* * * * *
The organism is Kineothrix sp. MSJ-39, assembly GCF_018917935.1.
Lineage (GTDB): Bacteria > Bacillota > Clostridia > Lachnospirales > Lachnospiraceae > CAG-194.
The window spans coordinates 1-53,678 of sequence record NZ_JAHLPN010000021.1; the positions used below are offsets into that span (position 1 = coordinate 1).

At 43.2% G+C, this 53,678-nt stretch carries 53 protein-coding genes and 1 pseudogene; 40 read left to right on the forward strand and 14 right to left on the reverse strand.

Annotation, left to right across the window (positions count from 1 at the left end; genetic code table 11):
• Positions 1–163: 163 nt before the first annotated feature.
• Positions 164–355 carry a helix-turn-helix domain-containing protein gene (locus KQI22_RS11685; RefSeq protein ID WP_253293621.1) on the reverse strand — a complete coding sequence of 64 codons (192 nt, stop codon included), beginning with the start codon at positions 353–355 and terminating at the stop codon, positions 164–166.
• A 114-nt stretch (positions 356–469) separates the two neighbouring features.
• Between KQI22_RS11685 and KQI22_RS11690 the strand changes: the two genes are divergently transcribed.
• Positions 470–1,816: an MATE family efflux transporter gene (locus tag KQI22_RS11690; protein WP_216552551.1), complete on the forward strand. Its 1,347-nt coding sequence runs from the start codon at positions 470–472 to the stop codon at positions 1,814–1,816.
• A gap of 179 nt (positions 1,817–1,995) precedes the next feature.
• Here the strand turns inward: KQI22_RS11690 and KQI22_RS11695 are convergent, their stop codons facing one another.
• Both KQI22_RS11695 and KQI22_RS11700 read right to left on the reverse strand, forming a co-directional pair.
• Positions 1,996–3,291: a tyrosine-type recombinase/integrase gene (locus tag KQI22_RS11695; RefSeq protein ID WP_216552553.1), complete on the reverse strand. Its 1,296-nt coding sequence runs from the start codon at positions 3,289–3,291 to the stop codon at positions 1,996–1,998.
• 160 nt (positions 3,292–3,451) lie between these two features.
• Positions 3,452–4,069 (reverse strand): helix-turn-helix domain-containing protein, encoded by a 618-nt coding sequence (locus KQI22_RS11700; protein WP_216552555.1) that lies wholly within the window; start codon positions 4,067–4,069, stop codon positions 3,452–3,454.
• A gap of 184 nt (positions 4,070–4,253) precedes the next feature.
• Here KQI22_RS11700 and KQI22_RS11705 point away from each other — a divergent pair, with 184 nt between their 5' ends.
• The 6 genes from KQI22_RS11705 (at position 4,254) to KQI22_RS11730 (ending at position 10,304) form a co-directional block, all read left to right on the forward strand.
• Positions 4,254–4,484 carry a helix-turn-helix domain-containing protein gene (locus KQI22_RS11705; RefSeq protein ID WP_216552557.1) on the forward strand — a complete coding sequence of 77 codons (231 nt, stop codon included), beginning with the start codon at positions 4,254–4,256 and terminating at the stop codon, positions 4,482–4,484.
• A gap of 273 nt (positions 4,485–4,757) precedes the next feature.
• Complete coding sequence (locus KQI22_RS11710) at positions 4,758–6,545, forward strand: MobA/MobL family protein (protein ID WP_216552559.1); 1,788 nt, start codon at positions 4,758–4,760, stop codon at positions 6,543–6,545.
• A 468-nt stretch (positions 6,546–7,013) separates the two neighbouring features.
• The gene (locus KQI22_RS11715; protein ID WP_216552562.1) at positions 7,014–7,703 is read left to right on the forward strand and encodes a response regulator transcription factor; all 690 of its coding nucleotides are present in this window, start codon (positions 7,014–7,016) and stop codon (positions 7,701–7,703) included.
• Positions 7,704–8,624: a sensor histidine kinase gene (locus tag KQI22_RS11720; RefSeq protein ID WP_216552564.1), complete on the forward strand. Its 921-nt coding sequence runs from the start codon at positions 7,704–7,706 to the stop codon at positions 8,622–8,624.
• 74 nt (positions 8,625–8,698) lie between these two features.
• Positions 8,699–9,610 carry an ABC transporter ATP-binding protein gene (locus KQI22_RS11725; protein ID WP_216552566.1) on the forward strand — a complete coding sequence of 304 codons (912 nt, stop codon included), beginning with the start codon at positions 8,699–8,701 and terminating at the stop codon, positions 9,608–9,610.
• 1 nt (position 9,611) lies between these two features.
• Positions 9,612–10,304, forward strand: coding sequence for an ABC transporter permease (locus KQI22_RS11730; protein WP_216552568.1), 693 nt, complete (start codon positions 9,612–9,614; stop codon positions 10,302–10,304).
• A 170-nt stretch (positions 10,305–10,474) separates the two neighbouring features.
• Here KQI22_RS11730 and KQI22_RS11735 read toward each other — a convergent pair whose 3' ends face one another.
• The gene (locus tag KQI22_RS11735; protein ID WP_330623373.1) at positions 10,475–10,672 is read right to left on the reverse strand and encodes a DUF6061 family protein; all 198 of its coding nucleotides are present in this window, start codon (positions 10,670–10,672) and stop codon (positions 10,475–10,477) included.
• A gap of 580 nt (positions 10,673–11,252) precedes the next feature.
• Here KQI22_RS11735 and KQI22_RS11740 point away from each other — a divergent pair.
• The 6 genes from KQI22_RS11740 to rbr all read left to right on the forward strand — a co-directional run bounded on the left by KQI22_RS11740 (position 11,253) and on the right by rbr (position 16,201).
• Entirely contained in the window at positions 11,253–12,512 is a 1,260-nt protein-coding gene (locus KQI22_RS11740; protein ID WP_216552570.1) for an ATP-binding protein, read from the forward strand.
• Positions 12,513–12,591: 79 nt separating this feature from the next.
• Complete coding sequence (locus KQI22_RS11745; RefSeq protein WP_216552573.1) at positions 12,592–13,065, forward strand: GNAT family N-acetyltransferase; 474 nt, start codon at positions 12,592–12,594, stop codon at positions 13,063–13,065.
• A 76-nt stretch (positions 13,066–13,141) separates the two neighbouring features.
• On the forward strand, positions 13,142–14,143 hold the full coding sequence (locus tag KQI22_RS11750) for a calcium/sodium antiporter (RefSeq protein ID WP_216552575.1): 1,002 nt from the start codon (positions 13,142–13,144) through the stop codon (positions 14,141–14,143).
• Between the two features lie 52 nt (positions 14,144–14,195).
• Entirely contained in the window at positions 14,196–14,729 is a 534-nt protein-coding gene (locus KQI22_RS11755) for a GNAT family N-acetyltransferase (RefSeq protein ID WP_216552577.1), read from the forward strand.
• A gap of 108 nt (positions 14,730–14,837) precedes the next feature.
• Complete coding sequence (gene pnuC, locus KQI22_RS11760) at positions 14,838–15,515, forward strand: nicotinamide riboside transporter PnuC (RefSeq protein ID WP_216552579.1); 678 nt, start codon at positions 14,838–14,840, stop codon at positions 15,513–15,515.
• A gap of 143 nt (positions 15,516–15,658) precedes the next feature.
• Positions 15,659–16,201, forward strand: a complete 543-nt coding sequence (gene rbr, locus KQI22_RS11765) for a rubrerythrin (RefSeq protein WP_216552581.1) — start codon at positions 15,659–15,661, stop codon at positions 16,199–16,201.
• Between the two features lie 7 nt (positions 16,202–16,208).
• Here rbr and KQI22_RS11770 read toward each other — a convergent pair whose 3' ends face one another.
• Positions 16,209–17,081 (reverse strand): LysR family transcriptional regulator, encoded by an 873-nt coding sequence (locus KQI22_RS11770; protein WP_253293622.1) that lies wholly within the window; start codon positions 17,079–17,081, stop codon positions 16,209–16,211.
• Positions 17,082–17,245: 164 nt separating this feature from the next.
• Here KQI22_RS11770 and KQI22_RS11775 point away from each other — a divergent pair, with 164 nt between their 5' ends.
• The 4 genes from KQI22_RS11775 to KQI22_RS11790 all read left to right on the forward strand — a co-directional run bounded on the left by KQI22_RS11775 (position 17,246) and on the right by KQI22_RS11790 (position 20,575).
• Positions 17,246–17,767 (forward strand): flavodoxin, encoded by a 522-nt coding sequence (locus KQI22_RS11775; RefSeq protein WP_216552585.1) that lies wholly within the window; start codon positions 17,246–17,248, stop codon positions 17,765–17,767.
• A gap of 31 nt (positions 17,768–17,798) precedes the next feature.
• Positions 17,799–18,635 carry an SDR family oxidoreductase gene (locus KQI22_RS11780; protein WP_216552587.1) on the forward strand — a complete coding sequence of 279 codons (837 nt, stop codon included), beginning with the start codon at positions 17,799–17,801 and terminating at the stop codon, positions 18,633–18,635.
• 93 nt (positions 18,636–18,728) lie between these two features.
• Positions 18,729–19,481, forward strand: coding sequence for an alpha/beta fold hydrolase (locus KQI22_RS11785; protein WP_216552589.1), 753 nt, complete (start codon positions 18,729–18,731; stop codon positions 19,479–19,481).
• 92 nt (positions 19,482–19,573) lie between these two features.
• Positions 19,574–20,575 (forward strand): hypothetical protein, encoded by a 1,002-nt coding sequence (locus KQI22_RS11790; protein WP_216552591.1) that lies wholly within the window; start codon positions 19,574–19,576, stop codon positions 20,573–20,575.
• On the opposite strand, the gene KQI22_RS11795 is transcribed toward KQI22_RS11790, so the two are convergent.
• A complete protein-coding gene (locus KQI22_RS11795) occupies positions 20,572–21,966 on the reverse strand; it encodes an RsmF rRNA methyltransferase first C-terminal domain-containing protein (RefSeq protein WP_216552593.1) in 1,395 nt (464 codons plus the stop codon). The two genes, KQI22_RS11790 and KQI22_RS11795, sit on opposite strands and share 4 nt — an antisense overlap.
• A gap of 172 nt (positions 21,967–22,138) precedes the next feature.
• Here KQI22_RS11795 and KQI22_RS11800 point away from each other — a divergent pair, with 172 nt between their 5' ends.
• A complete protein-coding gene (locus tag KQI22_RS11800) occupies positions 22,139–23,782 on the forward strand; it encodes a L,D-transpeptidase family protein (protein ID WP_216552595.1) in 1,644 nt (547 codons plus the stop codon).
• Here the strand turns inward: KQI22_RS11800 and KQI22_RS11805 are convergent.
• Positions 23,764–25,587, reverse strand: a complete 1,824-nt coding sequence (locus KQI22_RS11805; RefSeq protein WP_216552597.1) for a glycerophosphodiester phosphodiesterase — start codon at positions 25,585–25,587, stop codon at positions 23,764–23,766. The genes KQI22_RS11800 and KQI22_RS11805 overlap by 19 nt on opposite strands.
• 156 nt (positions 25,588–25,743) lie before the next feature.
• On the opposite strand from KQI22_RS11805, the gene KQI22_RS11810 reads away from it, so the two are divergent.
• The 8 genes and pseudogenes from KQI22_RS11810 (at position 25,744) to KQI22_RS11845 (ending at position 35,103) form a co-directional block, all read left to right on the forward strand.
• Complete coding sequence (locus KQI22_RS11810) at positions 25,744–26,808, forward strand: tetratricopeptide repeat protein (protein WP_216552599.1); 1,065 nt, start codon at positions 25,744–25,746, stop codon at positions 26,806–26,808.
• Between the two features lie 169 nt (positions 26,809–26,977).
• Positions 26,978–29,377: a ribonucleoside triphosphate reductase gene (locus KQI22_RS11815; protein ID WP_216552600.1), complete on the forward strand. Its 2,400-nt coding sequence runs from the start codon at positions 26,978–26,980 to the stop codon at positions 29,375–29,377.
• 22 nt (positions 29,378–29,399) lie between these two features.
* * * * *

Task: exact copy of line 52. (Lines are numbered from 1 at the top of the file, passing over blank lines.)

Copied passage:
• The 4 genes from KQI22_RS11775 to KQI22_RS11790 all read left to right on the forward strand — a co-directional run bounded on the left by KQI22_RS11775 (position 17,246) and on the right by KQI22_RS11790 (position 20,575).